Why You Need To Remember The Long Term When Investing In Property
Despite sentiment falling in the property market recently as the RBA continues to hike interest rates, it’s worth remembering that property is a long-term game.
Over the past few months, values have fallen across the country and that has seen buyer demand decline. That said, both values and sales volumes are coming off a record-setting period, so it’s not surprising that we have seen activity slow down.
Interestingly, new data from CoreLogic shows us just how well property has performed as an asset class over the last three decades, which is important to think about in the current environment. While housing values move through cycles of growth as well as declines, the long-term trend is undeniably upwards. Nationally, dwelling values have increased 382% over the past 30 years, or in annual compounding terms, rising by 5.4% on average since July 1992 according to CoreLogic.
Over that 30-year period, we have seen six distinct cycles of growth and an equal number of cycles of decline (including the current downswing) on a national level. Each of the upswings and downturns has been characterised by different environments and catalysts of change such as taxation policy, monetary policy decisions, economic shocks, fiscal stimulus and broader economic conditions.
Across each of the past three decades, it was the 1992-2002 period that provided the largest capital gains, with CoreLogic’s national Home Value Index (HVI) rising by 77%. The middle decade (2002-2012) saw the national HVI rise by 59%, while the most recent decade has seen national dwelling values increase by 72%.
Over the past 30 years, Sydney’s property values have increased 449% (5.8% per annum), with the 10 years ending July 2022 recording the highest rate of growth over the past three decades. The 30-year growth rate was the second highest of any capital city.
The best performing region of Sydney has been houses within Marrickville-Sydenham–Petersham, where values have risen by 660.1%, equating to an approximate dollar value gain of $1,539,280. Followed closely by the Eastern Suburbs.
Meanwhile, Melbourne dwelling values are up 459% (5.9% per annum) over the past 30 years, the highest long-term growth rate of any capital city. The earliest decade (1992-2002) recorded the strongest housing market conditions, with dwelling values up 95%, compared with a 69% rise through both the middle decade and the most recent decade.
While, Brisbane home values increased by 340% (5.1% per annum) over the past 30 years, with the highest rate of growth recorded through the middle decade (2002-2012) where housing values were up 74%. In comparison, dwelling values increased by 49% between 1992 and 2002, and by 71% over the most recent decade.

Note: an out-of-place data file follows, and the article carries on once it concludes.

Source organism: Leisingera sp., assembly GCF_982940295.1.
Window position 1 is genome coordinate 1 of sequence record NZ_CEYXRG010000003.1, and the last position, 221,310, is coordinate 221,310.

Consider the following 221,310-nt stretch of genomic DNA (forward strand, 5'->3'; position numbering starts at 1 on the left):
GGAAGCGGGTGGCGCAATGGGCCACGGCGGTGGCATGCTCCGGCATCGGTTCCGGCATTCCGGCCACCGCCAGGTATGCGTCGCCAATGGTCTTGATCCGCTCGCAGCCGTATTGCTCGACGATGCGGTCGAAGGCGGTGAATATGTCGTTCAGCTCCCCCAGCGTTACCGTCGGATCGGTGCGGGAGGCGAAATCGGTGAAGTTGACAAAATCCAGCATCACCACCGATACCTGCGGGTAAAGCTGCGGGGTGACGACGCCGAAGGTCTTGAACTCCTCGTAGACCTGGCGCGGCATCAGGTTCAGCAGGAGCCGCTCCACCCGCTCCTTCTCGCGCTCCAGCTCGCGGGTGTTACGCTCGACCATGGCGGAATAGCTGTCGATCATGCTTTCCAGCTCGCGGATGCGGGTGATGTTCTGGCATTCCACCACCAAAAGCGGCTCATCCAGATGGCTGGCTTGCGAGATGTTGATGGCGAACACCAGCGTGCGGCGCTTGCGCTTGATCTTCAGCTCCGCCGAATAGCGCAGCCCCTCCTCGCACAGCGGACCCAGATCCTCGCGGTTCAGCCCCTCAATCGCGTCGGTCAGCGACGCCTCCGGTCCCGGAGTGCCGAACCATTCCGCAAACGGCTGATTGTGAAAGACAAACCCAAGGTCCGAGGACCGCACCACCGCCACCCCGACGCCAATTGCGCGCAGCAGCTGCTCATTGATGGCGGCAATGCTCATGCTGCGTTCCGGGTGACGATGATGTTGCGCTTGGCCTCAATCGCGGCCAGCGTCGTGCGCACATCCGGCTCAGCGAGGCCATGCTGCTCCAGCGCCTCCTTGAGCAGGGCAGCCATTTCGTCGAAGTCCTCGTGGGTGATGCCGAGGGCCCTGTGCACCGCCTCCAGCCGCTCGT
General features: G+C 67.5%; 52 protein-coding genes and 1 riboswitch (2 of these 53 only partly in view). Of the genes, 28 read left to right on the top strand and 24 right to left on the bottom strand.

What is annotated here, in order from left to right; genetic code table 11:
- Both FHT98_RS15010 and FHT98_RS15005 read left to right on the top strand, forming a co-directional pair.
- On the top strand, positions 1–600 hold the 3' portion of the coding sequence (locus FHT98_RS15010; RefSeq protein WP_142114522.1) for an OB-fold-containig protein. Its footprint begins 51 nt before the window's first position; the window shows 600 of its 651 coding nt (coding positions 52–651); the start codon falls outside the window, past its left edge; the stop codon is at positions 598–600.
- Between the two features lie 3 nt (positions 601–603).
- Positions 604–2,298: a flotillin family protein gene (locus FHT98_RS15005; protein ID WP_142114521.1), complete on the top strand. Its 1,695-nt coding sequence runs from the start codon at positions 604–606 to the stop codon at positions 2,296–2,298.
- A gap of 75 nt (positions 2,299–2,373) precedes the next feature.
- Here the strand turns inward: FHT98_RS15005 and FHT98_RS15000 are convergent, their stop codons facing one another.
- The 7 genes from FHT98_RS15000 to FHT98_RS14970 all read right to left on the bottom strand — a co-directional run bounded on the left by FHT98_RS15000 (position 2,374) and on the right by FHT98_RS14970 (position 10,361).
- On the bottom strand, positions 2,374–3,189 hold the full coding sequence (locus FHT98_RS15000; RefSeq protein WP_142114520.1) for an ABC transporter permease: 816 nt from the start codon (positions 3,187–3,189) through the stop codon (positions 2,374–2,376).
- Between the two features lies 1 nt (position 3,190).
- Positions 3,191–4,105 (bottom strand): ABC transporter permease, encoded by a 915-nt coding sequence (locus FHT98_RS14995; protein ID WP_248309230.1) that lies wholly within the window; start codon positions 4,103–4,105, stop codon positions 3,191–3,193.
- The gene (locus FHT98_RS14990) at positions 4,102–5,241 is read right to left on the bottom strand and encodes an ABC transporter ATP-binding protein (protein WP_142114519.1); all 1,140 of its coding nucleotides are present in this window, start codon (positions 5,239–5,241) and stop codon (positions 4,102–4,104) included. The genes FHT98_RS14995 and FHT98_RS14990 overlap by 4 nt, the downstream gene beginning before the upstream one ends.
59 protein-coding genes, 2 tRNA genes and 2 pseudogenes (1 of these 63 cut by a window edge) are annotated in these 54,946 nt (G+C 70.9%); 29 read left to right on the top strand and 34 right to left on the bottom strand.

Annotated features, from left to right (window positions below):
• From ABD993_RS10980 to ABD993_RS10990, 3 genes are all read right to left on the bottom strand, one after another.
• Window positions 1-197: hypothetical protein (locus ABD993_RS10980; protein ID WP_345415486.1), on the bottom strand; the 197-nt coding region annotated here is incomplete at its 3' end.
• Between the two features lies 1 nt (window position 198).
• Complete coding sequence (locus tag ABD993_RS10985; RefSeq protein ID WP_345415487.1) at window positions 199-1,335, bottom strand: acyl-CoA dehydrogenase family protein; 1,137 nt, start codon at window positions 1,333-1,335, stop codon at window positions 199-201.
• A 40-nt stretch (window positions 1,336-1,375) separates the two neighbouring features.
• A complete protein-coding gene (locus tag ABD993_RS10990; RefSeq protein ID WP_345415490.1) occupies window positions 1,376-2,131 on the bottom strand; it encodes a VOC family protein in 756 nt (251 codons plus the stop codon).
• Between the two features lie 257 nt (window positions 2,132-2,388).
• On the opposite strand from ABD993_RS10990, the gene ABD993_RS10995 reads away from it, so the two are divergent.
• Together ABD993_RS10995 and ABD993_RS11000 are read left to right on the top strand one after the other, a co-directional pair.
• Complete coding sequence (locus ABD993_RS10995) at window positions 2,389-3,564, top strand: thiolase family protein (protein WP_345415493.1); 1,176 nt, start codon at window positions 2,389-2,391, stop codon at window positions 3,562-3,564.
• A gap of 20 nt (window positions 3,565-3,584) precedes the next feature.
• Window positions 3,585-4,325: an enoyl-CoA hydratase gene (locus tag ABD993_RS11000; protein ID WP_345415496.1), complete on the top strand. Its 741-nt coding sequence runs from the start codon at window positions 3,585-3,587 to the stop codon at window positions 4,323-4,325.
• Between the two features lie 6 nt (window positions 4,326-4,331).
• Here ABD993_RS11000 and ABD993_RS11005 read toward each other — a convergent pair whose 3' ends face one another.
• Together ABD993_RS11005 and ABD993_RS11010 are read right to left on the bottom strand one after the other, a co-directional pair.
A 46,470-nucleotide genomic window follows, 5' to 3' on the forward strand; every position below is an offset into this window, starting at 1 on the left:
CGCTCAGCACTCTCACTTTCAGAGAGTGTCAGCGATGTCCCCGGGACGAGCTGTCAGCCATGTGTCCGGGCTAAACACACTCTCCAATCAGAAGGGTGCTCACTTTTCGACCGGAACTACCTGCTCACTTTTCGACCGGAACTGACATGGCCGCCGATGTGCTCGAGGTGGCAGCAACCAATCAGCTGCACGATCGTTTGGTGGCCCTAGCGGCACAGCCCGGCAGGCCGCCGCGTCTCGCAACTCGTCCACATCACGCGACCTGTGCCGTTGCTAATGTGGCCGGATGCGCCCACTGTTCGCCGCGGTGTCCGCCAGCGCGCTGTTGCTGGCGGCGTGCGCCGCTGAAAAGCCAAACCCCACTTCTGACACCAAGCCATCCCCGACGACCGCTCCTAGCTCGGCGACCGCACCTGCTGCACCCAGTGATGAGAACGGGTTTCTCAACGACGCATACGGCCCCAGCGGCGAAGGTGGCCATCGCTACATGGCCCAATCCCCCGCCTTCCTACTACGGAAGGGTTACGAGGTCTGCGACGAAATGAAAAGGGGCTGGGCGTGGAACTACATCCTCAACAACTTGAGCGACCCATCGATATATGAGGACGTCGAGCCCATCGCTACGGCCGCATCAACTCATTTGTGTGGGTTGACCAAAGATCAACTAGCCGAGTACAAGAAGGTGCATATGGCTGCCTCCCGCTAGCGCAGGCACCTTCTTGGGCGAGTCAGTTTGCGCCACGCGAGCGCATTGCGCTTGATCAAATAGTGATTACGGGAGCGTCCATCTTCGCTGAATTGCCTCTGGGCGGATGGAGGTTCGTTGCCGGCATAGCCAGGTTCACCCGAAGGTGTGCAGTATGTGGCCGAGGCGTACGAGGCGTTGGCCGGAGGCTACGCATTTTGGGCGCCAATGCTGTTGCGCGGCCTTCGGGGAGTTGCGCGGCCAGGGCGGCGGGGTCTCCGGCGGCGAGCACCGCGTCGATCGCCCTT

According to CoreLogic, the declining trend we are seeing at the moment will eventually level out, typically followed by a period of stability and then further growth.
Analysing each downturn across the combined capitals from the early 1980s shows the longest period of falling values has been 21 months, recorded over the most recent down phase (2017-2019) and also through the 1989-91 downturn.
So, while we are hearing some degree of negativity around what’s happening with property prices, when we put the current price movements in context, we can see that over a long period of time values typically move in one direction.
This cyclicality is also exhibited by other growth asset classes which one typically associates with equities, and there has been a material difference between international and Australian domestic shares over the latest prolonged upward cycle since the GFC in 2008.
The other important issue to remember is that the income streams derived from these assets need to be considered when you look at the overall performance over the longer timeframe. As with equities, Australian residential property rental income yields can contribute significantly to the overall growth of these investments as rents tend to increase, by at least the level of CPI over the long term.
Currently, we are seeing some very strong rental growth on a national basis, although there are some very marked differences between regions and dwelling types. I think the most important factor to bear in mind is that property investments are often leveraged so that the yield that they produce can be the difference between owners being able to comfortably retain their assets for the long term, or being forced to sell them along the way.